When asked for her opinion, Superintendent Cheryl James-Ward said she and her administrative team have been “put between a rock and a hard place” and reaffirmed that they must follow state laws. She said her hope is that schools continue to run well over the next nine days.

Per the current board policy, student violations of the mask guidelines are handled through a restorative approach, including speaking to administration and an offer of independent study, outside of the classroom where masks are not required.

Young said she hasn’t been told that there are enforcement issues on any campus and the board might be needlessly worrying about this issue. Mossy said she trusts that teachers and site administration will be able to work with students who are having trouble with the masks for the next 9 days: “I believe our students want to follow the rules and understand the constraints we’re under.”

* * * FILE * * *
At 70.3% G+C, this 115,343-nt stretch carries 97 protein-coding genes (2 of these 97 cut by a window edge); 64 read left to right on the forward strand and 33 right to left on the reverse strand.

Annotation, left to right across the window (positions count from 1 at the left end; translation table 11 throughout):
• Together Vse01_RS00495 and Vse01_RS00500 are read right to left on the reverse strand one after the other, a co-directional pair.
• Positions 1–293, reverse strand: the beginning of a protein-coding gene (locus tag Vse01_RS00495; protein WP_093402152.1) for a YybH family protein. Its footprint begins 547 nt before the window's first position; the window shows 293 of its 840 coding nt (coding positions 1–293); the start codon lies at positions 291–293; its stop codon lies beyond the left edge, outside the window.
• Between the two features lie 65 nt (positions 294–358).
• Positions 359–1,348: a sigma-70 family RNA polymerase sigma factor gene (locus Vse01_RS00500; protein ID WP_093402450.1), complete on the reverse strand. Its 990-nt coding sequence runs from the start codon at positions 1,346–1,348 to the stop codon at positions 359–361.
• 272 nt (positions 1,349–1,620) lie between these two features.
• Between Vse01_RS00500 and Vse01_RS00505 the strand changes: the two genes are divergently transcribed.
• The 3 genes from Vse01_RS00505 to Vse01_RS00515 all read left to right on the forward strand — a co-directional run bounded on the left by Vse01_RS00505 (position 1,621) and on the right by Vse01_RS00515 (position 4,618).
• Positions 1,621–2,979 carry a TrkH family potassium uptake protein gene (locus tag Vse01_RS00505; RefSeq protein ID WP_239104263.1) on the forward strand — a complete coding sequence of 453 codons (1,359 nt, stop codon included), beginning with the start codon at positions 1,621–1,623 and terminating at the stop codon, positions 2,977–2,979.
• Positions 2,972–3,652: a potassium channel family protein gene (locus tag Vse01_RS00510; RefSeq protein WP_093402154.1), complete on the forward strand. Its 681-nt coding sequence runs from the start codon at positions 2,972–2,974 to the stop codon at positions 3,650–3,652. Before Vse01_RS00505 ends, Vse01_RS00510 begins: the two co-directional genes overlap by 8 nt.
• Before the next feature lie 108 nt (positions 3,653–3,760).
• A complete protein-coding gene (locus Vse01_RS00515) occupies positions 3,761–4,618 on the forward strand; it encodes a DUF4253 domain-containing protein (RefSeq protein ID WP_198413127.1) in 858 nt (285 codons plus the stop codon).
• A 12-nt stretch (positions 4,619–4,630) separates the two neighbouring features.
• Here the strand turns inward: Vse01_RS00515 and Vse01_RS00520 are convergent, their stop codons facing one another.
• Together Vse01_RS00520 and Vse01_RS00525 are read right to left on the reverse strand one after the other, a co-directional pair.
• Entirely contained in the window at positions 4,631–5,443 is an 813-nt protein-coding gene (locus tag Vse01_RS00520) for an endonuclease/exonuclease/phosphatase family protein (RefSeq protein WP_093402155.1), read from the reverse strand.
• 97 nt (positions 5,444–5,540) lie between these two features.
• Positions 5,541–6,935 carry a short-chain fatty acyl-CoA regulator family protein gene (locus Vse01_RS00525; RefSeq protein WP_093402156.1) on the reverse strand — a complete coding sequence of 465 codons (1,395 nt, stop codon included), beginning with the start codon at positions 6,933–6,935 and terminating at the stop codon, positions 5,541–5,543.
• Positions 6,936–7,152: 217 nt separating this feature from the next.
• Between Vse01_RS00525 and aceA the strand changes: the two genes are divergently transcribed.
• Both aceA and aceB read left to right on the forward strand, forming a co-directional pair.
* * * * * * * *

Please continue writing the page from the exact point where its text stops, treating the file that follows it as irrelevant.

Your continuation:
Mossy made an effort to find a compromise by passing a resolution that incorporated some of Young and Allman’s points but it also failed 2-2. With other items on the agenda and consensus unlikely, the board moved on to the next topic.

On Feb. 28, the San Diego Unified School District said they plan to keep their mask mandate while San Diego County’s community level of transmissions remained high. Locally, the Rancho Santa Fe School District has gone against the state mandate and has offered mask choice to students since Feb. 22, shortly after the indoor mask mandate was lifted for the state.